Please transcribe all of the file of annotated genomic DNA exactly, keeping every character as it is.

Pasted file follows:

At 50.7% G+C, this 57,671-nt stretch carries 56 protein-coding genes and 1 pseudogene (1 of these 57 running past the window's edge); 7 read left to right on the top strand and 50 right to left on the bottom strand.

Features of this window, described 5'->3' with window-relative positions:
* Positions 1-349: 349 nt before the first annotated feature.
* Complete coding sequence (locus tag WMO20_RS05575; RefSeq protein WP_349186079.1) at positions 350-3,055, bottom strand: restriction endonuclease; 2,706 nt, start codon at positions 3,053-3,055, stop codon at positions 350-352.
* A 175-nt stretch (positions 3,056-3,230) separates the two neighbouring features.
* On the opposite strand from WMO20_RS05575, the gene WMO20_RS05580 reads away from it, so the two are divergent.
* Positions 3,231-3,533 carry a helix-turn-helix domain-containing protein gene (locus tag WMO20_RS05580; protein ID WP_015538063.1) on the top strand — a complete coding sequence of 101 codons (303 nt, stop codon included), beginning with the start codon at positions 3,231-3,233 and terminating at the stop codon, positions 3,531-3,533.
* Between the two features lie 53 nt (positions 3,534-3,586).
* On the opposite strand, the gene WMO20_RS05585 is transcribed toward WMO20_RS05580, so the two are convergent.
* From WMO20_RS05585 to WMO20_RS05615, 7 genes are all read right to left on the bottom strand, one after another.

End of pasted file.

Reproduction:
At 50.7% G+C, this 57,671-nt stretch carries 56 protein-coding genes and 1 pseudogene (1 of these 57 running past the window's edge); 7 read left to right on the top strand and 50 right to left on the bottom strand.

Features of this window, described 5'->3' with window-relative positions:
* Positions 1-349: 349 nt before the first annotated feature.
* Complete coding sequence (locus tag WMO20_RS05575; RefSeq protein WP_349186079.1) at positions 350-3,055, bottom strand: restriction endonuclease; 2,706 nt, start codon at positions 3,053-3,055, stop codon at positions 350-352.
* A 175-nt stretch (positions 3,056-3,230) separates the two neighbouring features.
* On the opposite strand from WMO20_RS05575, the gene WMO20_RS05580 reads away from it, so the two are divergent.
* Positions 3,231-3,533 carry a helix-turn-helix domain-containing protein gene (locus tag WMO20_RS05580; protein ID WP_015538063.1) on the top strand — a complete coding sequence of 101 codons (303 nt, stop codon included), beginning with the start codon at positions 3,231-3,233 and terminating at the stop codon, positions 3,531-3,533.
* Between the two features lie 53 nt (positions 3,534-3,586).
* On the opposite strand, the gene WMO20_RS05585 is transcribed toward WMO20_RS05580, so the two are convergent.
* From WMO20_RS05585 to WMO20_RS05615, 7 genes are all read right to left on the bottom strand, one after another.